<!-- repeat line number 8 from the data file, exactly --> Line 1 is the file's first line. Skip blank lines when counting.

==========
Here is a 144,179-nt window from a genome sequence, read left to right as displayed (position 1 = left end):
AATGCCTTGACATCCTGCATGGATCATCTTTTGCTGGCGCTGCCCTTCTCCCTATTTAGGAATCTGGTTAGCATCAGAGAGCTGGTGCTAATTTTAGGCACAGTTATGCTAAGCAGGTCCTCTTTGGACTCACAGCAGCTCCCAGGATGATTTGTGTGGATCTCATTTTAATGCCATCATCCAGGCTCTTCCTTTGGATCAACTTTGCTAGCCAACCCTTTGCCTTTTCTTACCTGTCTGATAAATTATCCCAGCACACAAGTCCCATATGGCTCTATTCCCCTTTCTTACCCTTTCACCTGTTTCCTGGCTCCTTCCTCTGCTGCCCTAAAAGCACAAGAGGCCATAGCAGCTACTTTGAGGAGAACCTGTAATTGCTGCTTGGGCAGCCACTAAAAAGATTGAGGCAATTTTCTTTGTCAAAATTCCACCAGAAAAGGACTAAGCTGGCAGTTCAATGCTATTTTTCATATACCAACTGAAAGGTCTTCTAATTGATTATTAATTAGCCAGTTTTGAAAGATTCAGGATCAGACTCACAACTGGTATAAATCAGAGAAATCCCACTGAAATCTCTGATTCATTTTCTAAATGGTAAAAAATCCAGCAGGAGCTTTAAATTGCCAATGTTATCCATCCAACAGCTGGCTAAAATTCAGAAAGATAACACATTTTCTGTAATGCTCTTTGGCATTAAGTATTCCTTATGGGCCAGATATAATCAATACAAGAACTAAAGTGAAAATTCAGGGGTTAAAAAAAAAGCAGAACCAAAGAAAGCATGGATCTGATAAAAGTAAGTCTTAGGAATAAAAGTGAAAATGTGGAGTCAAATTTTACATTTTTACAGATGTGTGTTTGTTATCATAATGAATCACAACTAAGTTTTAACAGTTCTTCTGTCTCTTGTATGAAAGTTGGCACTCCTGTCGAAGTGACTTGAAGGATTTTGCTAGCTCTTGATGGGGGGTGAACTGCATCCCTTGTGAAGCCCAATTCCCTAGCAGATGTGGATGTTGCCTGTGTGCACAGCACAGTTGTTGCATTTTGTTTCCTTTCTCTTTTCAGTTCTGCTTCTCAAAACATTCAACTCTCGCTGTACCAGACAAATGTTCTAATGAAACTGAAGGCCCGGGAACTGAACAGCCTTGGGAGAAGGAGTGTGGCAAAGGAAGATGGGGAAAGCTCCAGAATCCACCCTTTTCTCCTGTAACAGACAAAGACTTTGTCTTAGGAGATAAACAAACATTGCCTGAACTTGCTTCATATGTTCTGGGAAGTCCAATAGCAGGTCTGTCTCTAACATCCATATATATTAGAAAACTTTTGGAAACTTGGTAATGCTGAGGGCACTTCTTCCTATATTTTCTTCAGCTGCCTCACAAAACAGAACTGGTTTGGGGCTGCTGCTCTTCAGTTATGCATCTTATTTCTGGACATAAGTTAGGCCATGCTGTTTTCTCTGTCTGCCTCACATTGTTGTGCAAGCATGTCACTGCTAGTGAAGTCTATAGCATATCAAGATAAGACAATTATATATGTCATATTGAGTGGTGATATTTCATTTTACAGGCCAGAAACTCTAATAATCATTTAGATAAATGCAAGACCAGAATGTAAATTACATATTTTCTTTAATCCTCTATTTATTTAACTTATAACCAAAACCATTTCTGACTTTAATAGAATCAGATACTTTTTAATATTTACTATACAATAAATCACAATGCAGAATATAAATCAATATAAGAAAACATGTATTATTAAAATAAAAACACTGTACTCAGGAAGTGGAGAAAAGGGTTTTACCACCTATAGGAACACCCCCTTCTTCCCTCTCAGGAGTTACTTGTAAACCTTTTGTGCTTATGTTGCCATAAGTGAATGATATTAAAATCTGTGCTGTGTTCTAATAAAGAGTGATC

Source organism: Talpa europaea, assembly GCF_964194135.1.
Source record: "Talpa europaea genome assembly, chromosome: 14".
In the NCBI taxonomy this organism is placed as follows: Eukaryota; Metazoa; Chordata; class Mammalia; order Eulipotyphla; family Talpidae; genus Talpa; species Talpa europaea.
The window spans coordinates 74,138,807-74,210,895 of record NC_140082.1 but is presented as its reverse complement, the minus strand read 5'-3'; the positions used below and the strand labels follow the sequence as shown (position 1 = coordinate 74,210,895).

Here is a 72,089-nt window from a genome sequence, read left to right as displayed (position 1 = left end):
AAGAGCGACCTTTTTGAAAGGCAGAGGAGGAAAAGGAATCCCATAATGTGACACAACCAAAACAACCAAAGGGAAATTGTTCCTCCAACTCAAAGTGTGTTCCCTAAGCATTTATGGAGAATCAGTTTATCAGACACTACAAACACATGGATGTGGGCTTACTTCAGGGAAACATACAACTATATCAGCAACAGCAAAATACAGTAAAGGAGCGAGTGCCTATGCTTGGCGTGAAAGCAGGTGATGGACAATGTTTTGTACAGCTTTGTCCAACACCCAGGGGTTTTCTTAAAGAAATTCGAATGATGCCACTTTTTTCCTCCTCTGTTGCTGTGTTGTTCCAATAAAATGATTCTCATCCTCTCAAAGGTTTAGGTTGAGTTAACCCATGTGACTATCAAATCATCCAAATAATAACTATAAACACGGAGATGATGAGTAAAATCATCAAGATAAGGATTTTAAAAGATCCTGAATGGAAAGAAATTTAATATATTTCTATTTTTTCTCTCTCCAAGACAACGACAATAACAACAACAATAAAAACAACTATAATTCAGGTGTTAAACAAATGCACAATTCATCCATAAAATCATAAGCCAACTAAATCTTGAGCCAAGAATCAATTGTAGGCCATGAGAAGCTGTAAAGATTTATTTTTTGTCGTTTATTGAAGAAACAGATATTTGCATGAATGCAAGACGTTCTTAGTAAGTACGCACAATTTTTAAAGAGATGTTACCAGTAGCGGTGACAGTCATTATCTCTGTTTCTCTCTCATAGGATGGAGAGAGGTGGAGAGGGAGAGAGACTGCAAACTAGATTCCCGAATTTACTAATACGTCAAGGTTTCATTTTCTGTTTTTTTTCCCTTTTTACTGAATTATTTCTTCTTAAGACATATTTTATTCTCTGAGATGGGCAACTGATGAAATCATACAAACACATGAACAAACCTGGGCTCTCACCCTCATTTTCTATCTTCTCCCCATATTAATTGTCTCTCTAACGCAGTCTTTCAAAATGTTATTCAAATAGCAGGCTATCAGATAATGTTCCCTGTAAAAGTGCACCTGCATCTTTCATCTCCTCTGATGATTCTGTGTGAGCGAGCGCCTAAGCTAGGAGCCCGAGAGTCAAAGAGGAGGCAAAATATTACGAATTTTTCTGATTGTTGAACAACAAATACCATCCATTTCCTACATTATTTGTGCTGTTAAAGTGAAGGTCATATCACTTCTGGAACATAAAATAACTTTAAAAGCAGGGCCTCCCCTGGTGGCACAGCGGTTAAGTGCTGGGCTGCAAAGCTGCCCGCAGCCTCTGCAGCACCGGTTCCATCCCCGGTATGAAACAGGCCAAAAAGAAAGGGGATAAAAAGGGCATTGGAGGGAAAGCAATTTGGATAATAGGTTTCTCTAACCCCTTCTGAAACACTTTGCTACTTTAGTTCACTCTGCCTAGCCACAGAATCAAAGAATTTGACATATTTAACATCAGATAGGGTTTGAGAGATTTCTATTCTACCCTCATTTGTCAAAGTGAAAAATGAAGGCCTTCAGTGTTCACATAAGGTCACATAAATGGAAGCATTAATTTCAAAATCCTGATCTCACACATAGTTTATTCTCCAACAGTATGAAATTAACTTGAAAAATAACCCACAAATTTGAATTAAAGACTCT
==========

AAGAGCGACCTTTTTGAAAGGCAGAGGAGGAAAAGGAATCCCATAATGTGACACAACCAAAACAACCAAAGGGAAATTGTTCCTCCAACTCAAAGTGTGTTCCCTAAGCATTTATGGAGAATCAGTTTATCAGACACTACAAACACATGGATGTGGGCTTACTTCAGGGAAACATACAACTATATCAGCAACAGCAAAATACAGTAAAGGAGCGAGTGCCTATGCTTGGCGTGAAAGCAGGTGATGGACAATGTTTTGTACAGCTTTGTCCAACACCCAGGGGTTTTCTTAAAGAAATTCGAATGATGCCACTTTTTTCCTCCTCTGTTGCTGTGTTGTTCCAATAAAATGATTCTCATCCTCTCAAAGGTTTAGGTTGAGTTAACCCATGTGACTATCAAATCATCCAAATAATAACTATAAACACGGAGATGATGAGTAAAATCATCAAGATAAGGATTTTAAAAGATCCTGAATGGAAAGAAATTTAATATATTTCTATTTTTTCTCTCTCCAAGACAACGACAATAACAACAACAATAAAAACAACTATAATTCAGGTGTTAAACAAATGCACAATTCATCCATAAAATCATAAGCCAACTAAATCTTGAGCCAAGAATCAATTGTAGGCCATGAGAAGCTGTAAAGATTTATTTTTTGTCGTTTATTGAAGAAACAGATATTTGCATGAATGCAAGACGTTCTTAGTAAGTACGCACAATTTTTAAAGAGATGTTACCAGTAGCGGTGACAGTCATTATCTCTGTTTCTCTCTCATAGGATGGAGAGAGGTGGAGAGGGAGAGAGACTGCAAACTAGATTCCCGAATTTACTAATACGTCAAGGTTTCATTTTCTGTTTTTTTTCCCTTTTTACTGAATTATTTCTTCTTAAGACATATTTTATTCTCTGAGATGGGCAACTGATGAAATCATACAAACACATGAACAAACCTGGGCTCTCACCCTCATTTTCTATCTTCTCCCCATATTAATTGTCTCTCTAACGCAGTCTTTCAAAATGTTATTCAAATAGCAGGCTATCAGATAATGTTCCCTGTAAAAGTGCACCTGCATCTTTCATCTCCTCTGATGATTCTGTGTGAGCGAGCGCCTAAGCTAGGAGCCCGAGAGTCAAAGAGGAGGCAAAATATTACGAATTTTTCTGATTGTTGAACAACAAATACCATCCATTTCCTACATTATTTGTGCTGTTAAAGTGAAGGTCATATCACTTCTGGAACATAAAATAACTTTAAAAGCAGGGCCTCCCCTGGTGGCACAGCGGTTAAGTGCTGGGCTGCAAAGCTGCCCGCAGCCTCTGCAGCACCGGTTCCATCCCCGGTATGAAACAGGCCAAAAAGAAAGGGGATAAAAAGGGCATTGGAGGGAAAGCAATTTGGATAATAGGTTTCTCTAACCCCTTCTGAAACACTTTGCTACTTTAGTTCACTCTGCCTAGCCACAGAATCAAAGAATTTGACATATTTAACATCAGATAGGGTTTGAGAGATTTCTATTCTACCCTCATTTGTCAAAGTGAAAAATGAAGGCCTTCAGTGTTCACATAAGGTCACATAAATGGAAGCATTAATTTCAAAATCCTGATCTCACACATAGTTTATTCTCCAACAGTATGAAATTAACTTGAAAAATAACCCACAAATTTGAATTAAAGACTCT